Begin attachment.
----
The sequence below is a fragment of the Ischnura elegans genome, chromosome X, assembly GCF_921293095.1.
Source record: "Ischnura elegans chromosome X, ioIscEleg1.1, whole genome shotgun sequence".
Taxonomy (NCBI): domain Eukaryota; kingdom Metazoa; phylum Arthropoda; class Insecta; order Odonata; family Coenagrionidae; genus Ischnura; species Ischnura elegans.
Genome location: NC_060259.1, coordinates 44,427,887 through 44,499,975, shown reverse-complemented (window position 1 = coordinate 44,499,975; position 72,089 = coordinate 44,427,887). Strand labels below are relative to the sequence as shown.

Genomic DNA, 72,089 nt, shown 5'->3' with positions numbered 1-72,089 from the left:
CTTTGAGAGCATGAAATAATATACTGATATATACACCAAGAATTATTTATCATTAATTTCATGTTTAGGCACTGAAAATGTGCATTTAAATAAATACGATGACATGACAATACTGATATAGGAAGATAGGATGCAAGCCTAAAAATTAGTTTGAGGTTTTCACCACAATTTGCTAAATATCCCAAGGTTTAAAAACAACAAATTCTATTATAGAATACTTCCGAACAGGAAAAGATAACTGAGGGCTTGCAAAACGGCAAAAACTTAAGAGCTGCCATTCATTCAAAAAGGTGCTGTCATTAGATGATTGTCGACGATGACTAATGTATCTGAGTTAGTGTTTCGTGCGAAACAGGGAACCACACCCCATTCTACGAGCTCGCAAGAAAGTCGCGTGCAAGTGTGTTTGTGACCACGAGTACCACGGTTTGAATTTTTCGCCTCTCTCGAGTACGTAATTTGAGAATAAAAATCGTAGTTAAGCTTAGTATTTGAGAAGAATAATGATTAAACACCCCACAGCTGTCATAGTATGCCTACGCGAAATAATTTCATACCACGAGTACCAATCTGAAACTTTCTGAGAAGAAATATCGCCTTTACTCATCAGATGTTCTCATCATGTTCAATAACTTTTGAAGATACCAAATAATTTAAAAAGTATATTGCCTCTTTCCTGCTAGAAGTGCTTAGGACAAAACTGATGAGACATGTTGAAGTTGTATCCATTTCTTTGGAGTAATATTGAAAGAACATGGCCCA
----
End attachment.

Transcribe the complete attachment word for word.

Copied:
The sequence below is a fragment of the Ischnura elegans genome, chromosome X, assembly GCF_921293095.1.
Source record: "Ischnura elegans chromosome X, ioIscEleg1.1, whole genome shotgun sequence".
Taxonomy (NCBI): domain Eukaryota; kingdom Metazoa; phylum Arthropoda; class Insecta; order Odonata; family Coenagrionidae; genus Ischnura; species Ischnura elegans.
Genome location: NC_060259.1, coordinates 44,427,887 through 44,499,975, shown reverse-complemented (window position 1 = coordinate 44,499,975; position 72,089 = coordinate 44,427,887). Strand labels below are relative to the sequence as shown.

Genomic DNA, 72,089 nt, shown 5'->3' with positions numbered 1-72,089 from the left:
CTTTGAGAGCATGAAATAATATACTGATATATACACCAAGAATTATTTATCATTAATTTCATGTTTAGGCACTGAAAATGTGCATTTAAATAAATACGATGACATGACAATACTGATATAGGAAGATAGGATGCAAGCCTAAAAATTAGTTTGAGGTTTTCACCACAATTTGCTAAATATCCCAAGGTTTAAAAACAACAAATTCTATTATAGAATACTTCCGAACAGGAAAAGATAACTGAGGGCTTGCAAAACGGCAAAAACTTAAGAGCTGCCATTCATTCAAAAAGGTGCTGTCATTAGATGATTGTCGACGATGACTAATGTATCTGAGTTAGTGTTTCGTGCGAAACAGGGAACCACACCCCATTCTACGAGCTCGCAAGAAAGTCGCGTGCAAGTGTGTTTGTGACCACGAGTACCACGGTTTGAATTTTTCGCCTCTCTCGAGTACGTAATTTGAGAATAAAAATCGTAGTTAAGCTTAGTATTTGAGAAGAATAATGATTAAACACCCCACAGCTGTCATAGTATGCCTACGCGAAATAATTTCATACCACGAGTACCAATCTGAAACTTTCTGAGAAGAAATATCGCCTTTACTCATCAGATGTTCTCATCATGTTCAATAACTTTTGAAGATACCAAATAATTTAAAAAGTATATTGCCTCTTTCCTGCTAGAAGTGCTTAGGACAAAACTGATGAGACATGTTGAAGTTGTATCCATTTCTTTGGAGTAATATTGAAAGAACATGGCCCA